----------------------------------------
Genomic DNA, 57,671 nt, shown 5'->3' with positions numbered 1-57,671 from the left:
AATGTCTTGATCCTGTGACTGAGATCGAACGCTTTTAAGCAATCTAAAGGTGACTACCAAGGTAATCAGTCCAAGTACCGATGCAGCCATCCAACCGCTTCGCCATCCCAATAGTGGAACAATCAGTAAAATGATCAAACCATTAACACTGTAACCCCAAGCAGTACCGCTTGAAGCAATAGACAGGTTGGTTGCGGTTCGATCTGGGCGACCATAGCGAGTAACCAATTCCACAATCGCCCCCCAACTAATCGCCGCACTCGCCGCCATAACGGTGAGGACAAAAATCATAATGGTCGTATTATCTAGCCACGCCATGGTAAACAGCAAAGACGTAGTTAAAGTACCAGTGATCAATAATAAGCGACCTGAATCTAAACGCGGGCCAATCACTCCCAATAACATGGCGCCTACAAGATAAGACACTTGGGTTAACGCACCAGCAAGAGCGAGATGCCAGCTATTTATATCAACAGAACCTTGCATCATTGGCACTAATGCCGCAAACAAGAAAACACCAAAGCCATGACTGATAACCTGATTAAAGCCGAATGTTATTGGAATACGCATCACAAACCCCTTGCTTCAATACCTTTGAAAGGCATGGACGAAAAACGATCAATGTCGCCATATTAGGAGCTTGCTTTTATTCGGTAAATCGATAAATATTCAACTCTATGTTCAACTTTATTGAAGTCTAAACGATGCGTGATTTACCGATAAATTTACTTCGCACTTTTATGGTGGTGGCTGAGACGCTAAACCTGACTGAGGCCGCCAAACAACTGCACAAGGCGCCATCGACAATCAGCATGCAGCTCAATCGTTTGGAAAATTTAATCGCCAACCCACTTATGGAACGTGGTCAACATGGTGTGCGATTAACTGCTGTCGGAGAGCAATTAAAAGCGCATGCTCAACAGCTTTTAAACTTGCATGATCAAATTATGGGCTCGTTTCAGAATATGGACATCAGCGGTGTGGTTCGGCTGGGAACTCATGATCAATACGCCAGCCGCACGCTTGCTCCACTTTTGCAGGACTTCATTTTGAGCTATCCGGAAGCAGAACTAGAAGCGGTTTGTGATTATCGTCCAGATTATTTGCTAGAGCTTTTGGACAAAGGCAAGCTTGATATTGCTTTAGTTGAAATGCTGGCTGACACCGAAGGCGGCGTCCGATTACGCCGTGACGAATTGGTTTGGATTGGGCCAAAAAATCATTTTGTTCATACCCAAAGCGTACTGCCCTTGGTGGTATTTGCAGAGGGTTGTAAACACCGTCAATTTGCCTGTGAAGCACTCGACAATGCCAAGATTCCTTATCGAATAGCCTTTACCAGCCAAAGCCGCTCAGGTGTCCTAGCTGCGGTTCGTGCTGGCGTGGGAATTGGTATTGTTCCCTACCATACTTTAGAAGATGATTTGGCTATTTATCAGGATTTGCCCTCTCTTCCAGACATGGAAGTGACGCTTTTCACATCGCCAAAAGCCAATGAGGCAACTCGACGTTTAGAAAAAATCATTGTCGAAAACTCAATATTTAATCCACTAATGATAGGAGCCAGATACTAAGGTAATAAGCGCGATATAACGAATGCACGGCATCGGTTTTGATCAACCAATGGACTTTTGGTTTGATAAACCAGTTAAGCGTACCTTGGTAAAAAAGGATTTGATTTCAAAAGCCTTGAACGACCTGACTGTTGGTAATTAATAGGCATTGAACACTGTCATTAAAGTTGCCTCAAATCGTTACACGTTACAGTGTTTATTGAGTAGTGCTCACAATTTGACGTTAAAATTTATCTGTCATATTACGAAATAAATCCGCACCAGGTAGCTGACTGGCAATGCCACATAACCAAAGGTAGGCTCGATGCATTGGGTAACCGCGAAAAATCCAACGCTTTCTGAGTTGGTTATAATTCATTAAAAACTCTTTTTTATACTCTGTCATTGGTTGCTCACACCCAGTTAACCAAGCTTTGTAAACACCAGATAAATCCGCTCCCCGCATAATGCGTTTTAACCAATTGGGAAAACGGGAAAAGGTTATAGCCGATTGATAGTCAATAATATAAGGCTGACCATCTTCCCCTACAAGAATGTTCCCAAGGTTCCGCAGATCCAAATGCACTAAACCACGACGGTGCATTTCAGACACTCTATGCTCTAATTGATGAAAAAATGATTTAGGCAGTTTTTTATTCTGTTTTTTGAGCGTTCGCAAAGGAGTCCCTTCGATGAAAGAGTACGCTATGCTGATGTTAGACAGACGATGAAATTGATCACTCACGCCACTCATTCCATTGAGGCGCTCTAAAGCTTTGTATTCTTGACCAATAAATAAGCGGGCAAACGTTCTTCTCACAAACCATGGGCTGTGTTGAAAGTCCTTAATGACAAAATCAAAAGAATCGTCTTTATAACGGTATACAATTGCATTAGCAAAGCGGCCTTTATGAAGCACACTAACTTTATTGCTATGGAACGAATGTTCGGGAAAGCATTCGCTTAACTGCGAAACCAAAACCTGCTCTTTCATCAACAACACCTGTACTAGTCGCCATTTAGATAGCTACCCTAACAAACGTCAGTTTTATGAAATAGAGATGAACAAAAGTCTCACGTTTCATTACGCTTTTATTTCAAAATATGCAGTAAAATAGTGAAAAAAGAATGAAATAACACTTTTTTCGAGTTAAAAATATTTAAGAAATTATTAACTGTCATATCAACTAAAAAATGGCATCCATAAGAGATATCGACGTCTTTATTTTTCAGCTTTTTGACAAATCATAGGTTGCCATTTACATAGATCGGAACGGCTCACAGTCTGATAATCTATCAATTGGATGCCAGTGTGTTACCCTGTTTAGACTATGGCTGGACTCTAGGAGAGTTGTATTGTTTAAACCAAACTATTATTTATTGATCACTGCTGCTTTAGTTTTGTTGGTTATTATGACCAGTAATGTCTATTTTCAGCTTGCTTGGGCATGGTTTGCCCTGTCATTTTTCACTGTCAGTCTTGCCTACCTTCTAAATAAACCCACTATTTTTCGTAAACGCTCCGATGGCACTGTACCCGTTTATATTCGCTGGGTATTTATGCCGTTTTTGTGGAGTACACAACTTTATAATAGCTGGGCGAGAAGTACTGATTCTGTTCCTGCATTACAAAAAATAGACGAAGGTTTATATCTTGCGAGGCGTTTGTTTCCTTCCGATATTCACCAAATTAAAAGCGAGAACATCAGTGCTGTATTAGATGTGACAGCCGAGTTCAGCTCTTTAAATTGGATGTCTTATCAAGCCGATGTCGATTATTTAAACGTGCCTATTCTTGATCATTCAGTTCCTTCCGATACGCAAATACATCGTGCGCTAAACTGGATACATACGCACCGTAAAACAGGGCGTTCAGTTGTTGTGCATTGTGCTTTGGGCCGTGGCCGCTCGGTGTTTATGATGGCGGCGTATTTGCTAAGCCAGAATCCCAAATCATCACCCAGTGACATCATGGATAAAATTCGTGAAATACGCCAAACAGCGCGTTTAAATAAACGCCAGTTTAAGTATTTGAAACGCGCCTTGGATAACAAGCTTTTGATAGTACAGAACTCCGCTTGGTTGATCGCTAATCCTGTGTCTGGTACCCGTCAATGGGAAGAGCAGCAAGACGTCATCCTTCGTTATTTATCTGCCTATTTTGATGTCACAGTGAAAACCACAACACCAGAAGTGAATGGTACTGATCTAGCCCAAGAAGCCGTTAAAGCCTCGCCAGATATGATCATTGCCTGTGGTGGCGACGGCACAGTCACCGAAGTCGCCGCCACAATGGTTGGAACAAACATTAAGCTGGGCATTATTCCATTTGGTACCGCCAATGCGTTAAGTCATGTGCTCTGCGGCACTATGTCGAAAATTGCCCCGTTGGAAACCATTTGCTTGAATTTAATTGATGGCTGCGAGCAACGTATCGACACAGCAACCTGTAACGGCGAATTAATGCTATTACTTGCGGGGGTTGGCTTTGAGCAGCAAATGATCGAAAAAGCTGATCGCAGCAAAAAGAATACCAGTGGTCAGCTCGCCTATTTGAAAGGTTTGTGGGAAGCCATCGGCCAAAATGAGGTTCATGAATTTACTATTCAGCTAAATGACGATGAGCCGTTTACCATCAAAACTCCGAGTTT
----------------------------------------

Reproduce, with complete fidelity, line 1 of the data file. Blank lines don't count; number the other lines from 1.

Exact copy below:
Genomic DNA, 57,671 nt, shown 5'->3' with positions numbered 1-57,671 from the left: